Cover the tray again with your clean tea towel and leave in a warm, drought-free place* to rise (about 30-50 minutes or until doubled in size).

Preheat your oven to 210 degrees C (410 degrees f).

Make your flour paste: Whisk together the paste ingredients in a small bowl until smooth (the mixture should be runny enough to pipe but viscous enough to not run everywhere; add a little extra water if it’s too thick). Place the mixture into a piping bag with a round, small nozzle or a snap-lock bag (as I did, if using the latter, snip off one corner of the bag to pipe). Lightly score the buns with a cross pattern, then pipe a lattice of the  paste mixture into the scored lines (I find it easiest to do all of the ‘length of the tin’ lines, followed by the ‘width’ lines).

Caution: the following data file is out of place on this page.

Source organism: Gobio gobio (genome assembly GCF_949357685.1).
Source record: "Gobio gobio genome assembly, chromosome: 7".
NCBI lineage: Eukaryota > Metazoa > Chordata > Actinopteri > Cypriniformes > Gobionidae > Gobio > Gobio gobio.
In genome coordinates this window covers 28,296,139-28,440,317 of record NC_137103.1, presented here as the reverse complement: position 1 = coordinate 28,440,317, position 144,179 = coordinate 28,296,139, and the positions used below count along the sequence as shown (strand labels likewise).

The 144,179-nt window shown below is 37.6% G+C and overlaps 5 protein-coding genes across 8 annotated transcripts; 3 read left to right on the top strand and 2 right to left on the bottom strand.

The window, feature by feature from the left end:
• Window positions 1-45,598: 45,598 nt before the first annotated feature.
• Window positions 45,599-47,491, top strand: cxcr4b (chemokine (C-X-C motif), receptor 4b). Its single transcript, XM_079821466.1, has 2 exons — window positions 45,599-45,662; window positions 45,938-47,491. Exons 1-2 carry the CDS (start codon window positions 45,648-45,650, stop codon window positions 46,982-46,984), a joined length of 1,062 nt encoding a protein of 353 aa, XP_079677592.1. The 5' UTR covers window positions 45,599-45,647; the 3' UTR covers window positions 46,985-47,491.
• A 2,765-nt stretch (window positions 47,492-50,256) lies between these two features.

Place buns into the oven to bake for 12-15 minutes, or until they have golden tops and bottoms (tap the surface of the bun, it should sound ‘hollow’. Whilst the buns are baking, prepare the bun wash (below).

Make the bun wash: Whisk the sugar and chai spice with hot water until the sugar is dissolved (there should be no granules at the bottom of the bowl). Using a pastry brush, generously glaze each bun as soon as it comes out of the oven.

These buns are delicious eaten warm, slathered with salted butter and (if you’re a sweet tooth) a bit of jam or honey. You can also keep them for 1-2 days in an air-tight container to enjoy at room temperature, or (my favourite) split, toasted and buttered with a cup of tea.

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Notes: